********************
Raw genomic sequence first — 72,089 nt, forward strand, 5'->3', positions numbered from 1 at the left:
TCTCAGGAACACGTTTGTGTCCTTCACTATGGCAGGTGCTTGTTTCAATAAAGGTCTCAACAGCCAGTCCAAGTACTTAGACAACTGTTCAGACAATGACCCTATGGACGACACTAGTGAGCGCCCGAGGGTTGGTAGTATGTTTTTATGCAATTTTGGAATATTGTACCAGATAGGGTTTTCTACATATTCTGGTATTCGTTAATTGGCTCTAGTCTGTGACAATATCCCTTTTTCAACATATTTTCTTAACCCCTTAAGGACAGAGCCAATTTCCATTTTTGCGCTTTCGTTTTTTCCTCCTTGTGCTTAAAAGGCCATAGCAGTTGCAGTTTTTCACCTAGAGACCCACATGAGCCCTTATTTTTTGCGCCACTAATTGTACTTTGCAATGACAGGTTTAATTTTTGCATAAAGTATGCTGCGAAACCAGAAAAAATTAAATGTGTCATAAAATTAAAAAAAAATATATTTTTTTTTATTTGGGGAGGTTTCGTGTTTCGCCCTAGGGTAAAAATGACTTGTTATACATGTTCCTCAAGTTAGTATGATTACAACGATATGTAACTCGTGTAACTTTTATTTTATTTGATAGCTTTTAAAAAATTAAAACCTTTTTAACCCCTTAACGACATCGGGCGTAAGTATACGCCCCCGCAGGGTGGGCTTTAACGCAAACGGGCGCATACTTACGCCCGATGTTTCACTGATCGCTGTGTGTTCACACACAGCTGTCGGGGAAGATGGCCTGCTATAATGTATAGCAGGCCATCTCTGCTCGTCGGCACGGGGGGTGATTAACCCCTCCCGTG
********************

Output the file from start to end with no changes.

Raw genomic sequence first — 72,089 nt, forward strand, 5'->3', positions numbered from 1 at the left:
TCTCAGGAACACGTTTGTGTCCTTCACTATGGCAGGTGCTTGTTTCAATAAAGGTCTCAACAGCCAGTCCAAGTACTTAGACAACTGTTCAGACAATGACCCTATGGACGACACTAGTGAGCGCCCGAGGGTTGGTAGTATGTTTTTATGCAATTTTGGAATATTGTACCAGATAGGGTTTTCTACATATTCTGGTATTCGTTAATTGGCTCTAGTCTGTGACAATATCCCTTTTTCAACATATTTTCTTAACCCCTTAAGGACAGAGCCAATTTCCATTTTTGCGCTTTCGTTTTTTCCTCCTTGTGCTTAAAAGGCCATAGCAGTTGCAGTTTTTCACCTAGAGACCCACATGAGCCCTTATTTTTTGCGCCACTAATTGTACTTTGCAATGACAGGTTTAATTTTTGCATAAAGTATGCTGCGAAACCAGAAAAAATTAAATGTGTCATAAAATTAAAAAAAAATATATTTTTTTTTATTTGGGGAGGTTTCGTGTTTCGCCCTAGGGTAAAAATGACTTGTTATACATGTTCCTCAAGTTAGTATGATTACAACGATATGTAACTCGTGTAACTTTTATTTTATTTGATAGCTTTTAAAAAATTAAAACCTTTTTAACCCCTTAACGACATCGGGCGTAAGTATACGCCCCCGCAGGGTGGGCTTTAACGCAAACGGGCGCATACTTACGCCCGATGTTTCACTGATCGCTGTGTGTTCACACACAGCTGTCGGGGAAGATGGCCTGCTATAATGTATAGCAGGCCATCTCTGCTCGTCGGCACGGGGGGTGATTAACCCCTCCCGTG